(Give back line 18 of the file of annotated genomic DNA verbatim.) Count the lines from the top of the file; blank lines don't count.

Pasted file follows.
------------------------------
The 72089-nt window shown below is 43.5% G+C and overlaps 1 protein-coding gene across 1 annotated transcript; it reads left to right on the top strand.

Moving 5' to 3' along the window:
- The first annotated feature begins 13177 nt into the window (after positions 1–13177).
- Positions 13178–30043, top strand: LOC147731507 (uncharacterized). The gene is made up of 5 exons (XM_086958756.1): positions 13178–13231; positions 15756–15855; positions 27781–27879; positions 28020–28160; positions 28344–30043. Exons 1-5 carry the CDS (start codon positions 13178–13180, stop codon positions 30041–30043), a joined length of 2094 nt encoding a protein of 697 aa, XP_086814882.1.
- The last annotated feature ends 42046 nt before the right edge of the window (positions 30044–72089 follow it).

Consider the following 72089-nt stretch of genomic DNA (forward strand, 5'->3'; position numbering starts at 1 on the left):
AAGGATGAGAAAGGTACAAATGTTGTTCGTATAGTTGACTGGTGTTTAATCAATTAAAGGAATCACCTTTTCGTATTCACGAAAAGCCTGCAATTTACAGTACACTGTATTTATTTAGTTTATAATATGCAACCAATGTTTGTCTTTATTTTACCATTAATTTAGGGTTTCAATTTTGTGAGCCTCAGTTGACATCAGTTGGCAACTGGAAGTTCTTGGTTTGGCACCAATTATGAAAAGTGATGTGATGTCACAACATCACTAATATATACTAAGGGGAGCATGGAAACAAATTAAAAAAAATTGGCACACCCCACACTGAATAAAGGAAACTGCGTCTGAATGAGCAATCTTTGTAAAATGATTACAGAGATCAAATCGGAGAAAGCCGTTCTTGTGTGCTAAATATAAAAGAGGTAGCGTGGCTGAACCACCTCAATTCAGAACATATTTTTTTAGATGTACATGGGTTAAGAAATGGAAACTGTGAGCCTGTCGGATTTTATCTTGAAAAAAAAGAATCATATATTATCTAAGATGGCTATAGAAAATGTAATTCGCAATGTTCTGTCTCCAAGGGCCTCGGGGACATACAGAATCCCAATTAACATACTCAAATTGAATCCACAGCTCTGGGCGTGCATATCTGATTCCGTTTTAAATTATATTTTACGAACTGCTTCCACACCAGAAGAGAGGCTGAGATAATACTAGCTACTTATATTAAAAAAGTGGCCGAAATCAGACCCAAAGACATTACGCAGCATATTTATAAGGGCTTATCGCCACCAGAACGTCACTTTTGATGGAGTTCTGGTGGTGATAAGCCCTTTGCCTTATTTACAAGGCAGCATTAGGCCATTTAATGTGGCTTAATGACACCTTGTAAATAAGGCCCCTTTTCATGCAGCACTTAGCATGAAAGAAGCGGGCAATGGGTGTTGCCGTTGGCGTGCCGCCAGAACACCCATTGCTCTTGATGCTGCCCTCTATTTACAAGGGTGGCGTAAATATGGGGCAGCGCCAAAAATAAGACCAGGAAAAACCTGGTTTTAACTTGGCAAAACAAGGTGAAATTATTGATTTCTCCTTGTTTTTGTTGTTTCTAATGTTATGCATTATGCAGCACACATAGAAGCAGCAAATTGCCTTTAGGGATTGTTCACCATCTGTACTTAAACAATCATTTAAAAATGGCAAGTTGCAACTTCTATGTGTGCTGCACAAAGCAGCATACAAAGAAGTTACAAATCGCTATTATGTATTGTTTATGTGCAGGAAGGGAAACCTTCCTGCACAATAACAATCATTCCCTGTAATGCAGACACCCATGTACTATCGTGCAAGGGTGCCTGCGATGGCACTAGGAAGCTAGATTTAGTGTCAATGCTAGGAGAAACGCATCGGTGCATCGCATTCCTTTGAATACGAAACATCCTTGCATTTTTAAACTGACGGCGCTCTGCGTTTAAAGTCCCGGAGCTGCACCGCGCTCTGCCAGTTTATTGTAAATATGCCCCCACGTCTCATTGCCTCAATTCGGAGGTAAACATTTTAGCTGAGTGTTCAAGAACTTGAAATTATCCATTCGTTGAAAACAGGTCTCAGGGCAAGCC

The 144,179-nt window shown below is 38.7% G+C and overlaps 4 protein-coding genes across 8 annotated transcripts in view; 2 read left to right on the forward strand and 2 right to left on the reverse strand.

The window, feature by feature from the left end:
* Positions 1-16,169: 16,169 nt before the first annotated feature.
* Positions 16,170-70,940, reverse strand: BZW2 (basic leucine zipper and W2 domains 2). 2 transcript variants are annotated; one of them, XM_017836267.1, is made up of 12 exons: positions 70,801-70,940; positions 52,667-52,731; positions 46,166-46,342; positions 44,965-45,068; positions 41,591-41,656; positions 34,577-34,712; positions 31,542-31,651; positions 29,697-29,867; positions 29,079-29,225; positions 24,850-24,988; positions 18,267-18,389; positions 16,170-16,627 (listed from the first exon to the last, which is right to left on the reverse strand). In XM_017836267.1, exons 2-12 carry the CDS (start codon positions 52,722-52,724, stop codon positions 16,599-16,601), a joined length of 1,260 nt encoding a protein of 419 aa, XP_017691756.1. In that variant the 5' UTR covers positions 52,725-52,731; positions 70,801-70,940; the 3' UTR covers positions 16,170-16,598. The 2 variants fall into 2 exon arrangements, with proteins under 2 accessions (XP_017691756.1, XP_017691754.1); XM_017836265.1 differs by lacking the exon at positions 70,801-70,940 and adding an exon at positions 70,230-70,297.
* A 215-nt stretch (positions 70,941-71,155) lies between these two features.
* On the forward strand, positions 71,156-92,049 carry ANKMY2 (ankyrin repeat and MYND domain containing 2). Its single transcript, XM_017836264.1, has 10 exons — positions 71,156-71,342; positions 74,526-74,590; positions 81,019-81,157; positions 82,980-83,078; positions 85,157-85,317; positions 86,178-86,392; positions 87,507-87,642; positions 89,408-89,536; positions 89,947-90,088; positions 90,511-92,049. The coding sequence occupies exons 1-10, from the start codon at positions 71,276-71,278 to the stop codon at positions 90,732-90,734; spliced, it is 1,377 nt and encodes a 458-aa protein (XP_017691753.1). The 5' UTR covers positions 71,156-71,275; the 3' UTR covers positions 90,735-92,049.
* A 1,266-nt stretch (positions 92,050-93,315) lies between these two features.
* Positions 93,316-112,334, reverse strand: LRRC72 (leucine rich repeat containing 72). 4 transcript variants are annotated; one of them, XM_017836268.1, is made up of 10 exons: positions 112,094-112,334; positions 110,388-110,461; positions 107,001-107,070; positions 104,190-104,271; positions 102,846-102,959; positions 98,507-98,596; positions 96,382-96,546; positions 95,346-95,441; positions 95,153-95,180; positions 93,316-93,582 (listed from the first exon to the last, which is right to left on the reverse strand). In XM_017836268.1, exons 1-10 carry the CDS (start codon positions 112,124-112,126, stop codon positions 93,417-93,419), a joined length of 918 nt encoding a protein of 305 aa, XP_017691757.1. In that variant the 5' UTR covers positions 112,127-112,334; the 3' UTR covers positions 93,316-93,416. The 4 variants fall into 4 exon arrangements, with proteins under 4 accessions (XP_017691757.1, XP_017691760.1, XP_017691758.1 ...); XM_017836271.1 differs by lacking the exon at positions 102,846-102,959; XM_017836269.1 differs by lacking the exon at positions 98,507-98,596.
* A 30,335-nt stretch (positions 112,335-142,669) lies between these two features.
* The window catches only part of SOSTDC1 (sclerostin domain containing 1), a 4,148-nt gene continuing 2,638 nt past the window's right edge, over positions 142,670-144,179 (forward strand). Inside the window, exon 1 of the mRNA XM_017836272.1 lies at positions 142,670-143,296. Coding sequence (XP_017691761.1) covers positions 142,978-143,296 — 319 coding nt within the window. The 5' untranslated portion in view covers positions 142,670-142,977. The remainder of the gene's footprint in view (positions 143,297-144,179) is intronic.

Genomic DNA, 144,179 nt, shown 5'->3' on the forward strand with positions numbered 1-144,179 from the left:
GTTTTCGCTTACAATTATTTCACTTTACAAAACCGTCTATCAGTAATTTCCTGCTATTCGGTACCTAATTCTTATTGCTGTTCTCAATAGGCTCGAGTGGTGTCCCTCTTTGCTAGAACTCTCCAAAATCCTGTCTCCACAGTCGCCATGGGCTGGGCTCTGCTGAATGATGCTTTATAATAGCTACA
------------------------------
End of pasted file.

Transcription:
Genomic DNA, 144,179 nt, shown 5'->3' on the forward strand with positions numbered 1-144,179 from the left: